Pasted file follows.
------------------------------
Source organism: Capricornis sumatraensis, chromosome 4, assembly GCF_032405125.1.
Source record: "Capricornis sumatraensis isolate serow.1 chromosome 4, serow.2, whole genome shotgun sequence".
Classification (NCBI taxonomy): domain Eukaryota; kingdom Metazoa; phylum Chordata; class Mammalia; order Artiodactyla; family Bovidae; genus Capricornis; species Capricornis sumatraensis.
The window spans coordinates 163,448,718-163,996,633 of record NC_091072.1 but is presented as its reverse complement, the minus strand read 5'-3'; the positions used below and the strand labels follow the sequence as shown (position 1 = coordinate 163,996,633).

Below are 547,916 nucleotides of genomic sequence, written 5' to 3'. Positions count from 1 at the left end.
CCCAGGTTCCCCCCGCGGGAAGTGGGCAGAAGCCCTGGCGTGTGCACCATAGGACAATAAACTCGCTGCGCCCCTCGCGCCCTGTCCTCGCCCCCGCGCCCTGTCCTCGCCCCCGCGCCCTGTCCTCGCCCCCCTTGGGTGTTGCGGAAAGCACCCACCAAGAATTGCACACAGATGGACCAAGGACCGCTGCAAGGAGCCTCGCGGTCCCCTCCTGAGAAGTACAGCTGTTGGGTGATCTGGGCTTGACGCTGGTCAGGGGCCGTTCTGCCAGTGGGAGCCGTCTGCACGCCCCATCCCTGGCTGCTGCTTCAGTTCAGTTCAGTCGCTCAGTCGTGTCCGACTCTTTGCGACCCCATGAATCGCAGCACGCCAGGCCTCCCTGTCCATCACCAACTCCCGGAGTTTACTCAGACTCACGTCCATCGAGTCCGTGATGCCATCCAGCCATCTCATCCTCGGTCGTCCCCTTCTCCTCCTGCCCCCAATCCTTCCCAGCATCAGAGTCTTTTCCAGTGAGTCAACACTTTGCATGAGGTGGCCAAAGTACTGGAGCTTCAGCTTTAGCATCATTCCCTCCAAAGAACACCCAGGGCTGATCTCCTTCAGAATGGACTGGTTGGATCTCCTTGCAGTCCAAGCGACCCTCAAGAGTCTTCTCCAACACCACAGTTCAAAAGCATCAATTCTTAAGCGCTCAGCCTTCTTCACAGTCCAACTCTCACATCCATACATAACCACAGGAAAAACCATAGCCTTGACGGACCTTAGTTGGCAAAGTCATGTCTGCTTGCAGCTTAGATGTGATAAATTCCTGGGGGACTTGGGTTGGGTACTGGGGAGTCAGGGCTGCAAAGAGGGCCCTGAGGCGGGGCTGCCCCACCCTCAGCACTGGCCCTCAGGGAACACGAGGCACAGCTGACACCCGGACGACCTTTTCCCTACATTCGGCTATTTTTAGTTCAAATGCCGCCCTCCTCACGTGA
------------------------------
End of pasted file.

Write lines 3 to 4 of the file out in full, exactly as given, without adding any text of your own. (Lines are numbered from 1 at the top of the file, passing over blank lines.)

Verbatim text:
Classification (NCBI taxonomy): domain Eukaryota; kingdom Metazoa; phylum Chordata; class Mammalia; order Artiodactyla; family Bovidae; genus Capricornis; species Capricornis sumatraensis.
The window spans coordinates 163,448,718-163,996,633 of record NC_091072.1 but is presented as its reverse complement, the minus strand read 5'-3'; the positions used below and the strand labels follow the sequence as shown (position 1 = coordinate 163,996,633).